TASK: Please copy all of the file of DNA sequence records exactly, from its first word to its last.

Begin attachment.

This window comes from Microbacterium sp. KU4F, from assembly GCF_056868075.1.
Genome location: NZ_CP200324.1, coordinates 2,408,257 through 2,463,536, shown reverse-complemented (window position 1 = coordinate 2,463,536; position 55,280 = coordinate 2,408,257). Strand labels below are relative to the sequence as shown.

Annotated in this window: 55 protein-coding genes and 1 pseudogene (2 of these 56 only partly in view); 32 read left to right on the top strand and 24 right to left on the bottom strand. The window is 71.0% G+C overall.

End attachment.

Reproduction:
This window comes from Microbacterium sp. KU4F, from assembly GCF_056868075.1.
Genome location: NZ_CP200324.1, coordinates 2,408,257 through 2,463,536, shown reverse-complemented (window position 1 = coordinate 2,463,536; position 55,280 = coordinate 2,408,257). Strand labels below are relative to the sequence as shown.

Annotated in this window: 55 protein-coding genes and 1 pseudogene (2 of these 56 only partly in view); 32 read left to right on the top strand and 24 right to left on the bottom strand. The window is 71.0% G+C overall.